Title: On Wings of Devotion
Author: Roseanna M. White
Series: The Codebreakers, book 2
Major Themes: Code, Cyphers, England, Mystery, Spy Novels, World War I
Synopsis: After all the men in his squadron spiraled into the channel in flames, Camden took the brunt of the blame—but will he ever truly be free of the guilt and grief he’s carried with him ever since?
After thoroughly enjoying Margot’s story in The Number of Love, I couldn’t wait for the next book to come out—On Wings of Devotion. I saw it pop up, over and over, on the suggested list of books on Amazon (it’s not fair that they know me so well!), and each time I’d hop over to NetGalley to see if it was available there yet. And finally, finally, weeks after I first started looking, it was there. And I couldn’t wait to dive in!
What a story! Out of all of White’s books, I think this one made me laugh the most. We meet Camden in this story, a surly young man with a broken past and guilt weighing him down like a ball and chain. He can’t understand why he was spared when his men weren’t, and feels like he should have crashed into the channel along with them. He didn’t, however, and his life just gets more complicated when his sister reveals that she’s pregnant, yet unmarried. Will this split the family apart?
Arabelle Denler hasn’t had a particularly easy life, either. After years with an absentee father, she’s had to learn to fend for herself to some extent—so she became a nurse at the beginning of the war. That work is going well now, but she still longs to have her father stay close and not go off on his wild adventures all the time. How can she convey to him the fear she’s had all her life that he will leave—and disappear, never to come back again—and her need to have him stay safe? Will she ever know true stability? She knows the Lord is with her, yes, but after her mother’s and aunt’s deaths, she has no relations to cling to. Will her work and the Lord be enough?
As someone who has been interested in medical work since I was quite young, I loved that a nurse featured prominently in On Wings of Devotion. The work was so demanding—yet so fulfilling, too. I also appreciated the fact that code-cracking came up in here again. It had to, due to the series, and though I was disappointed that there wasn’t as much of it here as there was in the previous book, I did enjoy the little snapshots of that side-interest of mine.
One of my favorite elements of this book, and probably the one that struck the deepest chord with me, was the whole “learning to turn things over to Christ” lesson. It didn’t come through in so many words—at least, not most of the time—but it was definitely there, and of the five books I’ve read by White now, I think the gospel message was the clearest in here. Turning from self-hatred and extreme guilt to letting Jesus’ love and grace pour over the situation is so necessary, even if you’re only looking at the emotional level. And it was so beautifully shown in here—the faith triumphing over grief, the brokenness being replaced by His wholeness.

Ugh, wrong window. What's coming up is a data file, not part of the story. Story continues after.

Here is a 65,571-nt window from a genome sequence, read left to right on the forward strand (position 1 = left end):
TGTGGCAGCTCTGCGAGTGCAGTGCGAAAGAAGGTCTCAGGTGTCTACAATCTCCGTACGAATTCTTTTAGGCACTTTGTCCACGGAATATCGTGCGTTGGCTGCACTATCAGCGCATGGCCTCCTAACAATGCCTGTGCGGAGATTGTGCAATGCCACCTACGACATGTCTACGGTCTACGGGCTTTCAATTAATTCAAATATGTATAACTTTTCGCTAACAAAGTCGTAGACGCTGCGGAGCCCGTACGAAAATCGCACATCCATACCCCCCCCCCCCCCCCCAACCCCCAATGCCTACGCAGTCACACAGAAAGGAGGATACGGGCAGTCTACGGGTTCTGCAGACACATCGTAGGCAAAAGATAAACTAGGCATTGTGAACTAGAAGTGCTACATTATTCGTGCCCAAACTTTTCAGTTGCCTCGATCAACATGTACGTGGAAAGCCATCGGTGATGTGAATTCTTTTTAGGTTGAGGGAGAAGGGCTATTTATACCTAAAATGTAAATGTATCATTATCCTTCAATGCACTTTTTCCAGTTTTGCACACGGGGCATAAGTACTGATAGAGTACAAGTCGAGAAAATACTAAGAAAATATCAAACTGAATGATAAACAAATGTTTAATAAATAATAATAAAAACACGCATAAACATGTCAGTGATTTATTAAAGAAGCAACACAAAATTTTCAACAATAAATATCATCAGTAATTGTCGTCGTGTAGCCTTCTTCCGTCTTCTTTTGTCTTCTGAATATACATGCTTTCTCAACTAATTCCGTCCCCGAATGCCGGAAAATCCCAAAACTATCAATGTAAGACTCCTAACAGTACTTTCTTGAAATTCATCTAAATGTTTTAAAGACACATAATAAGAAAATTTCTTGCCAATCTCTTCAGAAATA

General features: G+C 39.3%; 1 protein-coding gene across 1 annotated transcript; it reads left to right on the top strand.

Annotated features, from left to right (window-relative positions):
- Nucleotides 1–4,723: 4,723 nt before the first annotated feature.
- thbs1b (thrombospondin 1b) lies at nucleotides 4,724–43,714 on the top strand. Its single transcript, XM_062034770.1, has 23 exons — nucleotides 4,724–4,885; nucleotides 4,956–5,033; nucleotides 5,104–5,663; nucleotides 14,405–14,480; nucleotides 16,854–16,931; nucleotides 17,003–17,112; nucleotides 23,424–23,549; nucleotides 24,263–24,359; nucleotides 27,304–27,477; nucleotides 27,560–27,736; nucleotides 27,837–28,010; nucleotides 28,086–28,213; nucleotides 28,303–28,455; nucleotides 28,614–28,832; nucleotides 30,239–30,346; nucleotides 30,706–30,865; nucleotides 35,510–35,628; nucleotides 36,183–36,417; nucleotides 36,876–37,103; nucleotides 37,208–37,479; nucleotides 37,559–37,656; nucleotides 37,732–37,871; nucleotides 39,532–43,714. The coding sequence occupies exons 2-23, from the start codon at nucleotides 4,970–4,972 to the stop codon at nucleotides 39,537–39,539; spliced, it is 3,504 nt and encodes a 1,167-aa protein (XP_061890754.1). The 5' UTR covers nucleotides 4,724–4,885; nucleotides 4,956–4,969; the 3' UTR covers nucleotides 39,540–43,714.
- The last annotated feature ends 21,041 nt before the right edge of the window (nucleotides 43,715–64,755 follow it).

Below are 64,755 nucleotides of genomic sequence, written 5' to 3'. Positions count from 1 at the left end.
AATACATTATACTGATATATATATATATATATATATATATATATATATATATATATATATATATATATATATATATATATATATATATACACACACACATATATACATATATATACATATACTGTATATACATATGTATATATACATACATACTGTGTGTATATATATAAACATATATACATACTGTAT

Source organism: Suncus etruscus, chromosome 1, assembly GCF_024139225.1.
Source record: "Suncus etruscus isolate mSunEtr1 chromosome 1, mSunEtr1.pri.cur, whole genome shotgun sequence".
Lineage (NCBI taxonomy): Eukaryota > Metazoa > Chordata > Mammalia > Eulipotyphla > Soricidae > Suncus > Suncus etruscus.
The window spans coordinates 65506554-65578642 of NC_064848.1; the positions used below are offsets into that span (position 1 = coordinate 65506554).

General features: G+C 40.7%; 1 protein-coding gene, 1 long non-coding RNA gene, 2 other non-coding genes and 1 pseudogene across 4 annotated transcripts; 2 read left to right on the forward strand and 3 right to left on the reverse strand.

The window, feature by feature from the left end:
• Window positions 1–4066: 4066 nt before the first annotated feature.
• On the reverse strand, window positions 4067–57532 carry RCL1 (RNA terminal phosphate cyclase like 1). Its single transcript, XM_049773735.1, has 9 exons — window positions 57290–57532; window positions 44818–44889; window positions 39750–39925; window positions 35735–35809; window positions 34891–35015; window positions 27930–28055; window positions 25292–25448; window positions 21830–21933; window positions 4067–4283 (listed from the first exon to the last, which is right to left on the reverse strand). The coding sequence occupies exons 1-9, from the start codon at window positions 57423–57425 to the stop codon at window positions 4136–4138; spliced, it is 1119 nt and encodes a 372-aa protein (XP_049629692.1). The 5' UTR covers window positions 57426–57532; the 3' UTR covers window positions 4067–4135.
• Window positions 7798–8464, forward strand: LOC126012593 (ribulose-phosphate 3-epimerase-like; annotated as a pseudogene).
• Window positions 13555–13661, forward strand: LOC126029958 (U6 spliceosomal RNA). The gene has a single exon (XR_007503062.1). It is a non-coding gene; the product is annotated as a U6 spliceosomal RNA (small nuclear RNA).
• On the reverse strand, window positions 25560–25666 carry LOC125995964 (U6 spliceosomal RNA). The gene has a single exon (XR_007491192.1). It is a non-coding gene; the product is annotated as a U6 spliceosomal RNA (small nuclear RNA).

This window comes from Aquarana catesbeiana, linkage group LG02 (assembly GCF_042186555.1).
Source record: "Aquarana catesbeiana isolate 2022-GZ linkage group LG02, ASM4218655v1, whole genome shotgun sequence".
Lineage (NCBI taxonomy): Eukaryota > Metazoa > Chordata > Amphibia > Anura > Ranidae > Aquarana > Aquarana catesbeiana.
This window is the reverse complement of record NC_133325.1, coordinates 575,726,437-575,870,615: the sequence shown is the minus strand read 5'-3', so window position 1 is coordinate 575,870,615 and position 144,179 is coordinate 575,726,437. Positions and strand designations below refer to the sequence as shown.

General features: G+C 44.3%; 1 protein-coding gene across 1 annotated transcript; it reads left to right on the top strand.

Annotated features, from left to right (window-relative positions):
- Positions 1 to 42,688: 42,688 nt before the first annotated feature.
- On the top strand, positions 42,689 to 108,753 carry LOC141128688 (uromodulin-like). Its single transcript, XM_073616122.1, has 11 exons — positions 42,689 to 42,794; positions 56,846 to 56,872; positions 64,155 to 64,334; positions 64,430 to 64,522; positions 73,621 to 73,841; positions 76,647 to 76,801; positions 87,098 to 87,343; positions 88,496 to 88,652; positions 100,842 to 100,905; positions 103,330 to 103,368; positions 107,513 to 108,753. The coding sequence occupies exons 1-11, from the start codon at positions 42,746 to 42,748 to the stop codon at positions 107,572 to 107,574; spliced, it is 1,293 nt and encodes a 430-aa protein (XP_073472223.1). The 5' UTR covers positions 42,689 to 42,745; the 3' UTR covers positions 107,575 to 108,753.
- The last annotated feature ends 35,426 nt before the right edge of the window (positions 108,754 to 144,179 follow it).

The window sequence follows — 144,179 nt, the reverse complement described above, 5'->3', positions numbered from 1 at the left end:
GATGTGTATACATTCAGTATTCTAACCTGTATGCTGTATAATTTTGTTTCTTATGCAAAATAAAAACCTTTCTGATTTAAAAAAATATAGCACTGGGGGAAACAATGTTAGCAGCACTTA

In all, On Wings of Devotion was a great continuation to the series. Though some elements were slightly different than the other books, it was still a solid story. And there were some wonderfully funny parts, too, several of which I read aloud for the enjoyment of the family! Recommended if you enjoy mysteries, or World War I fiction, or a sweet romance with a lot more on the side than just the romance.
I requested a free review copy of this book from NetGalley, and this is my honest opinion of it.
WARNING: There were quite a few words I didn’t appreciate, and they occurred repeatedly throughout the book—too many to count for here. “Blasted”, “blighted”, “blamed”, etc. and variants are most commonly used, often more than one per chapter. Swearing (just the word “swear” or “swore”) is mentioned in ch. 2, 3, 4, 5, 16, 19 (twice), 27, 28, and 31. Cursing (just the word “curse”) is mentioned in ch. 4, 8 (twice), 10, 12, 13, 16 (twice), 20, 21 (twice), 26 (twice), 30, and 31. I noticed the word “gracious” used in ch. 1 and 9, and “dratted” is used in ch. 3 and 14. Words used when calling people devils or variants occur in ch. 4, 9, 11, 15, 18, 19, 20, and 30. “Heavens” or a variant is used in ch. 8 and 24. There is lying in ch. 7, 17, 20, 24, 30, and 32.
Injuries due to the war (mostly with soldiers, but some civilians) are mentioned frequently. The worst are ch. 9, 14 (aftermath of a bombing raid), 15, 19, and 31. A man remembers fighting in ch. 2, 8, 14 (also, this chapter includes a pretty bad flash-back to the war). There is fighting or shooting in ch. 6, 20, and 31. People’s lives are threatened, or they are killed, in ch. 8 and 15. People see or hear of a bomb exploding in ch. 13, 15, and 16, and they also help with rescuing people after a bombing. People are attempting an assassination in ch. 30 and 31, and a man dies in ch. 31.
A girl is pregnant out of wedlock in ch. 2 and 5. Throughout the book, there is some talk about a woman who worked in dance halls, wanted to retire with a man as his mistress, and lots of hints at her immorality. Specific instances mentioning or hinting at it are in ch. 3, 7, 10, 12, 17, and 20. Flirting, or trying to be suggestive with clothing or movements, happens in ch. 12, 19, and 20. Otherwise, immorality is mentioned in ch. 9, 10, 12, 14, 17, 18, 19, 20 (fairly explicit), 26, 28, 29, and 30. Drinking is also mentioned in ch. 10 and 14. There is mention of a man who committed suicide in ch. 26 and 30.
There is touching between unmarried people in ch. 3, 6, 8-12, 14 (somewhat sensual), 15, 17, 19, 20, 21 (pretty descriptive), 24, 26, 28, and 32. Kissing happens in ch. 3, 10, 12, 14, 15, 17, 18, 21 (pretty descriptive), 24, 25, 26, and 32.
Reading Independently—Ages 15 and Above, Adults